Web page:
Let’s face it; people are complex. We all have highly personal histories that affect who we are, how we see the world, and how we interact with others. For this reason, it might sound impossible to classify individuals into a just handful of categories used to describe human nature.
But decades of psychological research suggests this kind of broad categorization might be more accurate than you’d think—and understanding it could help you improve the way you relate to your spouse.
In today’s article, we’re introducing attachment theory, along with the theory’s four main “attachment styles” which can have a profound impact on the way you operate within your marriage.
What is Attachment Theory?
Attachment theory is grounded in the pioneering work of 1950s psychoanalyst Dr. John Bowlby. Based on his research, he concluded that the quality of an infant’s bond with a primary caregiver—a parent, in most cases—actually influences the quality of their relationships well into adulthood.
Is a child made to feel seen, heard, and valued? Is the child comforted when distressed? Does a child feel safe to explore? All of these factors point to the type of bond shared between parent and child, as well as the type of bond the child will likely seek out as they grow up.
Attachment theorists point to four key attachment styles that people develop in childhood and maintain throughout their life. They are:
These attachment styles often operate without our conscious awareness. If you find yourself repeatedly having the same types of relationship conflict, or always end up with the same type of partner, this could be due to your unexamined attachment style dictating your thoughts, beliefs, and actions.
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What The Four Attachment Styles May Look Like in a Marriage
Read through the following four attachment styles and how they might present in a relationship. Then see if you can sense which one most closely describes you or your spouse.
Securely attached adults generally have greater relationship satisfaction. They tend to:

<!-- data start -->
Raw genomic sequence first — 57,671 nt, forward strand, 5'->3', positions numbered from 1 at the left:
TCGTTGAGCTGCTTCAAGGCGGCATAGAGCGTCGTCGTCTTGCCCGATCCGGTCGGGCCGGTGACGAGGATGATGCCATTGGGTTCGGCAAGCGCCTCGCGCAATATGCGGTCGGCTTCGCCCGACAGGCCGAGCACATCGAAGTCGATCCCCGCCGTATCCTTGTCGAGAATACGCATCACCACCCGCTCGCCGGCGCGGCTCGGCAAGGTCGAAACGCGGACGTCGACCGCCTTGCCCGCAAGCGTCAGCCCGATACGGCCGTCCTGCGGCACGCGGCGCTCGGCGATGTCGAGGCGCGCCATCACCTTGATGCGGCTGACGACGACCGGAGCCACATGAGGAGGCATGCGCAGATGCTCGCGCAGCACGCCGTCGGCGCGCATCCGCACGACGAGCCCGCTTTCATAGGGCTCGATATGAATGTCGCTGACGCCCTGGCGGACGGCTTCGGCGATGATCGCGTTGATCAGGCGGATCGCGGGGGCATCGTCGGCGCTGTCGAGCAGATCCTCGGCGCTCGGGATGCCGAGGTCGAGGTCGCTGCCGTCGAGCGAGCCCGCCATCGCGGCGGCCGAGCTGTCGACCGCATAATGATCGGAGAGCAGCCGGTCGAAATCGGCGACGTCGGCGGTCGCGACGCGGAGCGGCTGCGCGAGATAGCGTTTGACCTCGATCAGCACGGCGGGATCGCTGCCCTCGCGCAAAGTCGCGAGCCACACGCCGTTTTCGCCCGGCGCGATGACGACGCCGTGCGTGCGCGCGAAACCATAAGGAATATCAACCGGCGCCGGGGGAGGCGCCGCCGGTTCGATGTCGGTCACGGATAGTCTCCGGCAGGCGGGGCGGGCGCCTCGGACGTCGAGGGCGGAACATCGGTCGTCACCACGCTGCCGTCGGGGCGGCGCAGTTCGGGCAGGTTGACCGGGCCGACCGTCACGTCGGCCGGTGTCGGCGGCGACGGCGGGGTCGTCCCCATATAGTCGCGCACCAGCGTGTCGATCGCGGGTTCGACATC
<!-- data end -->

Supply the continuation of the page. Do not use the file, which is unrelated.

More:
- Provide genuine support to their partner when their partner is upset
- Seek support from their partner when they are upset
- Have honest conversations
- Honor each other’s independence
Anxiously attached partners often feel hungry for connection. They tend to:
- Want their partner to “complete” them or rescue them
- Demonstrate behaviors described as clingy, demanding, or possessive
- Make assumptions about their partner’s actions that support their fears (e.g., when a partner meets a new friend, the anxiously-attached partner might think, “She’s going to leave me; I should have never trusted her”)
Dismissive/avoidant partners can seem very independent, but this independence is a false cover for their fear of being let down. If you don’t allow for genuine connection, the dismissive/avoidant person thinks, how can you ever be hurt? Dismissive/avoidant partners tend to:
- Be emotionally distant, detached, or isolated from their partner
- Focus a lot on creature comforts
- React to conflict by shutting down or feigning apathy (e.g., saying “I don’t care” when their upset partner threatens to end the relationship)
Fearful/avoidant partners often seem like they are constantly moving between hot and cold. They tend to:
- Alternate between being too close or too distant from their partner
- Feel overwhelmed by their emotions
- Have rocky relationship dynamics, experiencing high highs and low lows
Becoming more aware of your attachment style (and your partner’s—which could be different than yours!) is a valuable exercise. Why? Because it can help you uncouple yourself from maladaptive behaviors and build deeper, more meaningful connections.
If you’re curious about learning more, we encourage you to connect with a marriage counselor today who can offer support as you unpack these subtle yet powerful influences on your life…and your marriage.